SpaceX and NASA have now made history together on multiple occasions. Most recently, the duo completed the first crewed mission conducted by a private spaceflight firm to the International Space Station (ISS).
Now, NASA and SpaceX have their sights set on loftier goals. According to The Washington Post, the space agency announced that it has awarded Elon Musk’s company a contract to build a lunar lander for its Artemis mission.
The contract, which is worth $2.9 billion, means that a SpaceX vehicle will be responsible for putting humans back on the moon at some point this decade. It will be the first time the feat has been accomplished since the Apollo program was terminated back in 1972.
Obviously, this is a major deal for SpaceX. It also sets a precedent within the private spaceflight sector that there is a key player to beat when it comes to securing just about any contract.
Anytime human exploration of the moon is discussed, it’s big news for those in the spaceflight industry. After nearly 50 years, the U.S. is almost ready to put human boots on the lunar surface. This time, the faces will look different given that NASA aims to land a woman and a person of color on the moon for the first time.
The vehicle the astronauts ride in will look different as well. Rather than a rocket and capsule built by NASA, it will be constructed by SpaceX. The private firm pitched its massive Starship rocket for the Artemis missions. It will carry the crew to the moon and back and they’ll touch down in a smaller lunar lander.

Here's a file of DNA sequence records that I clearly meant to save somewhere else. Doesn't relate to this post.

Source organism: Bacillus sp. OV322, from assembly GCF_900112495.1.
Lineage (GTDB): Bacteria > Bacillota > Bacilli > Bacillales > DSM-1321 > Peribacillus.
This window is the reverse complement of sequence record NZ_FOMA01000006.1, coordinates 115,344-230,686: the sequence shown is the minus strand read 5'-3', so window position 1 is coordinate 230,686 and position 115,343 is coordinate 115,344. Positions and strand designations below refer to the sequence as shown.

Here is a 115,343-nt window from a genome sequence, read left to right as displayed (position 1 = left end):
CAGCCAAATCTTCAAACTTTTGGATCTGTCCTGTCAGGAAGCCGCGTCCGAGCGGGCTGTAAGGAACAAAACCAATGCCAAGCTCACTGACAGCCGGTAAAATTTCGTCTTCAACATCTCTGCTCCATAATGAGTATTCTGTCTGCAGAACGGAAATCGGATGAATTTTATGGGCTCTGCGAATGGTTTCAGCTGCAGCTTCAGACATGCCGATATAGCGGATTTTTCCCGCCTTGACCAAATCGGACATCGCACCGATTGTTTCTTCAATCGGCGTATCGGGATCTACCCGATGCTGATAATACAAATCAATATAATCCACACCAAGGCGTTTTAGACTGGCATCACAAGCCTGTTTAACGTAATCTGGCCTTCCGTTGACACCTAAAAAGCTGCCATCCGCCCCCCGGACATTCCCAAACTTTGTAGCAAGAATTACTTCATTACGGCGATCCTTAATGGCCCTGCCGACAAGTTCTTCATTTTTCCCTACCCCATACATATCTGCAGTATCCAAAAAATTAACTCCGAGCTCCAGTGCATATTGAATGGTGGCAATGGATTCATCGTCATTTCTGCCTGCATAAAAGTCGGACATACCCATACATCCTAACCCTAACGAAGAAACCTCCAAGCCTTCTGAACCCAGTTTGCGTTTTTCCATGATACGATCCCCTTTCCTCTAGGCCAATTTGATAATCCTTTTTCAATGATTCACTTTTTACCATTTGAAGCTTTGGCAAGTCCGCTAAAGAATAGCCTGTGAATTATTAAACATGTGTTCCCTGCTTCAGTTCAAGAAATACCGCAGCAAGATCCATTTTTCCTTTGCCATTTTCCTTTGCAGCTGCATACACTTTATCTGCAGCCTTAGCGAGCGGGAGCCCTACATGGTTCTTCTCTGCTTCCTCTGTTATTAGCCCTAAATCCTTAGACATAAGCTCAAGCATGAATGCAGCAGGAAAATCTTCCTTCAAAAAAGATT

So far, SpaceX hasn’t had much success with Starship. The huge craft has exploded during each test flight due to various failures.
Still, NASA has faith in SpaceX to figure out the problems and build a functional version of Starship in the near future. To get there, the company plans on conducting an orbital test of the spaceship later this year.
By nabbing the Artemis contract, SpaceX has cemented itself as the clear leader in the private spaceflight world. One could argue that it already did so after delivering the first crew of ISS astronauts safely to the orbiting lab late last year.
Now, though, SpaceX has a chance to make even more history. By flying astronauts to the moon aboard a private craft, the company would cement its legacy.
In the meantime, it’s worth noting that SpaceX beat out a number of competitors for the contract. Blue Origin and Lockheed Martin teamed up to try and win it and still were unsuccessful. Defense contractor Dynetics was also turned away.
While NASA has a history of keeping its partnerships with private companies diverse to promote competition, it’s clear that the agency prefers working with SpaceX. That preference will be even more evident as the two continue to work together in the coming years.